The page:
It's a "hockadoo!" good time as the Tony Award-winning musical, Memphis, takes to the stage at the Aronoff Center. On their first national tour, this Broadway show is a Southern-style mix of Jersey Boys and Hairspray that delves into the the underground Rhythm & Blues scene in a 1950s Midwest music town.

Photo by Paul Kolnik, Broadway Across America

Huey Calhoun, a Caucasian, out-of-work stock boy, sneaks into the DJ booth while on a tour at a conservative radio station. Inspired by a recent visit to an R&B dance club, he begins spinning records by African-American rock artists, something unheard of on a broadcasting station. An astounding positive response from young listeners gets Huey a full-time gig on the air. Meanwhile, Huey continues to pursue Felicia, an aspiring African-American singer who he met at the club. As the country nears the brink of the Civil Rights Movement, Huey comes to a crossroads when his success in the entertainment business faces off with racism in The South.

Photo by Paul Kolnik, Broadway Across America

Based on the story of Dewey Phillips and Alan Freed, two of the first white DJs to play "Race Music" on the radio, Memphis tells the struggle of African-Americans in The South, and the views on equality in the 1950s. The passionate, upbeat, and soulful music allowed me to eavesdrop on the changing times without creating the feeling of being lectured by the storyline.

Photo by Paul Kolnik, Broadway Across America

The ensemble of powerhouse voices gave the impression that the entire cast had Idina Menzel-like vocals. Both Huey (Bryan Fenkart) and Felicia (Felicia Boswell) as well as supporting characters Delray, Felicia's brother (Horace V. Rogers), their friends Gator (Rhett George) and Bobby (Will Mann), and Mama (Julie Johnson) continuously brought down the house on every number. The walls shook and my eyes began to tear-up, all while wanting to get up and dance in the aisle.

Photo by Paul Kolnik, Broadway Across America

With songs composed by Bon Jovi keyboardist, David Bryan, and choreography by Jersey Boys' Sergio Trujillo, Memphis is a fast-paced, sign of the times musical that is a must-see for any Broadway lover or first-timer alike.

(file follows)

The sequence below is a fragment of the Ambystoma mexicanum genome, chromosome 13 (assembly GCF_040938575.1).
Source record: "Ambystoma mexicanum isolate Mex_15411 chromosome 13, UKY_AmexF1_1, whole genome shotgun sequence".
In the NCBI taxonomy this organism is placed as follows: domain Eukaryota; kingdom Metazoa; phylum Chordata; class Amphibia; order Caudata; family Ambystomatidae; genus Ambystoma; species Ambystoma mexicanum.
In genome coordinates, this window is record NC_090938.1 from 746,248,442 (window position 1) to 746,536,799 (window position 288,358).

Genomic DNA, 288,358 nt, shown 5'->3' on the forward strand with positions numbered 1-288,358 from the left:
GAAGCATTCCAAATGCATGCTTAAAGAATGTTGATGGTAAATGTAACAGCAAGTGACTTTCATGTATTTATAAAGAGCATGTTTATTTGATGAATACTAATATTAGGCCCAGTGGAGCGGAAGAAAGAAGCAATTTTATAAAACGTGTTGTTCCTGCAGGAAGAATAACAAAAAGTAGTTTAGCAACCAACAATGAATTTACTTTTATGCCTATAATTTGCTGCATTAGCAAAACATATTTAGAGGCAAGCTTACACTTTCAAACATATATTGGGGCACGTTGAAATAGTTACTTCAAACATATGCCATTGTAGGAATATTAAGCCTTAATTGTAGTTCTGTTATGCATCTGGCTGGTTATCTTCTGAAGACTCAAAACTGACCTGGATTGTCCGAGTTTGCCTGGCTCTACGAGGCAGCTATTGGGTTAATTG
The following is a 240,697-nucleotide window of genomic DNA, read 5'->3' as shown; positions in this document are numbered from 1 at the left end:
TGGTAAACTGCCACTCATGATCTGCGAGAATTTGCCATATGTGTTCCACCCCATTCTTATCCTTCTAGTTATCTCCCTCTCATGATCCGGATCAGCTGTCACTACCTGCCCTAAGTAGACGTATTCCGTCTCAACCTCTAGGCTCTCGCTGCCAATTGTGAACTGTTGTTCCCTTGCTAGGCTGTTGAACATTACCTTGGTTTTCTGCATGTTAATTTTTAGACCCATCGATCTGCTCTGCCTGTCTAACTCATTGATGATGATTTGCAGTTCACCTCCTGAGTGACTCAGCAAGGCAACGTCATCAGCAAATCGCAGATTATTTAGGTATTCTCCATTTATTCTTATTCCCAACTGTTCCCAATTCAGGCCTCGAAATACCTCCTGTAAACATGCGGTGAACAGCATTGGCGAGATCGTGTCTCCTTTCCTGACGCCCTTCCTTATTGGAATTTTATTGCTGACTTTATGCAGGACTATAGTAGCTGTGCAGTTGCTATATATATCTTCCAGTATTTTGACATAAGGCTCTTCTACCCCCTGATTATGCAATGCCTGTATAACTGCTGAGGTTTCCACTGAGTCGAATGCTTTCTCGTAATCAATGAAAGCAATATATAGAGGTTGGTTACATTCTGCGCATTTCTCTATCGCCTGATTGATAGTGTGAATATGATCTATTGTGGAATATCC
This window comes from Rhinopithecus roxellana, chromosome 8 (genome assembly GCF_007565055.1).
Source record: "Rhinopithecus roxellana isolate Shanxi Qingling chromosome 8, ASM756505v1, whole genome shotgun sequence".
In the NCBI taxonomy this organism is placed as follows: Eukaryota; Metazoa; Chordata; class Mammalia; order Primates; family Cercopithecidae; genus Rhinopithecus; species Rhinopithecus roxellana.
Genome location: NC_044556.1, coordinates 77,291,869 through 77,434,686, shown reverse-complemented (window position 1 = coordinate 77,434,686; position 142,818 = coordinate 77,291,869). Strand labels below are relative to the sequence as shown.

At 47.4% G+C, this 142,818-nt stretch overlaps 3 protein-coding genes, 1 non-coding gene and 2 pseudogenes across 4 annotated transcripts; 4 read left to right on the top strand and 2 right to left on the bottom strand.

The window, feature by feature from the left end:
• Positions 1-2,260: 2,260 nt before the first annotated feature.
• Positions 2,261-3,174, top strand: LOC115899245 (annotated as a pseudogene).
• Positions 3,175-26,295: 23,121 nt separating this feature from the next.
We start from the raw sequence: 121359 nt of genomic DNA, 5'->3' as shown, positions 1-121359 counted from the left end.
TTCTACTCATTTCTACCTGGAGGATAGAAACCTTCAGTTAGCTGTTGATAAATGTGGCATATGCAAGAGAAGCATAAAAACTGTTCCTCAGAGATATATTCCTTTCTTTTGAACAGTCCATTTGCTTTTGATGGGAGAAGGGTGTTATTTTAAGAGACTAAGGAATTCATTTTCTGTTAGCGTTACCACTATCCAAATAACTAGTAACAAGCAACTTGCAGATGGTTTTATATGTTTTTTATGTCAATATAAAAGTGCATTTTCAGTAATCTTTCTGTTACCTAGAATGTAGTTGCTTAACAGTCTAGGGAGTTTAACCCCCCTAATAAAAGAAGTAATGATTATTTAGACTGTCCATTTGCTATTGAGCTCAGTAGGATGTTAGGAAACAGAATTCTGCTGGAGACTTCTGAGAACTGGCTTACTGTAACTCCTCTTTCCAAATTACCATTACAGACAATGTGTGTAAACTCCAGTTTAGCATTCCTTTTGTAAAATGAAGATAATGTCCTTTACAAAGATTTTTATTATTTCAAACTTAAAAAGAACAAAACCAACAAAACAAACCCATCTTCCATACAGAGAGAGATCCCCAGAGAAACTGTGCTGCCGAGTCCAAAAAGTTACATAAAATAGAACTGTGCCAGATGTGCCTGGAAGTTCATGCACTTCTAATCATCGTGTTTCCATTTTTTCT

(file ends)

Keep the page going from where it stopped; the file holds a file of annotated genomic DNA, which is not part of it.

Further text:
Memphis runs through February 3 at the Aronoff Center. Buy one, get one free tickets available for peformances on January 31 and February 3. Enter promo code:  MEMBOGO


No, no, no. CincyWhimsy is not handing out free spite. 
Wrath  is one of my most recent late night page turners, and the author has been so kind to provide me with a few autographed copies to give away to you all!

To enter, leave a comment on this Facebook post answering the following question:
What did you know about William Goebel before reading this post?
Contest ends February 3, 2013.

Wrath tells the story of William Goebel, a politician from Covington, Kentucky, who was the only Governor ever to be assassinated in office. January 30th marks the anniversary of an unidentified man shooting him on the lawn of the State Capitol in Frankfort in broad daylight.

Not your ordinary Governor, Goebel's lack of social skills and abrasive personality hindered his campaign. He relied on his intellect to garner public support for his platform of railroad regulation and labor causes. His rise to power included a controversial duel with Confederate General John Sanford, passing an election law to stack the odds in his favor, and striding headfirst into a battle with the L&N Railroad monopoly.

Based on a true story that takes place in post Civil War Kentucky, I was fascinated with hearing familiar street names, landmarks, and politicians of the era.  Written with top notch imagery and character development, I keep expecting to see a smug Goebel coming around the corner whenever I walk through Covington.


Our first installment of the Cincinnati Incline Climb begins with the Mt. Adams Incline. Dating from 1876 - 1948, this was the incline that had the longest lifespan and also was the last of the five to be demolished. At the top of the incline was the resort named the Highland House, which at the time, was Cincinnati's most popular tourist attraction. As many as 8,000 visitors could be found drinking in the beer garden on a busy night. An apartment complex, Highland Towers, is currently built on the former land of the Highland House. Its structure was erected using salvaged materials from the demolished incline and resort. Remnants of the stone incline foundation still remain, most notably on the hillside across the street from City View Tavern.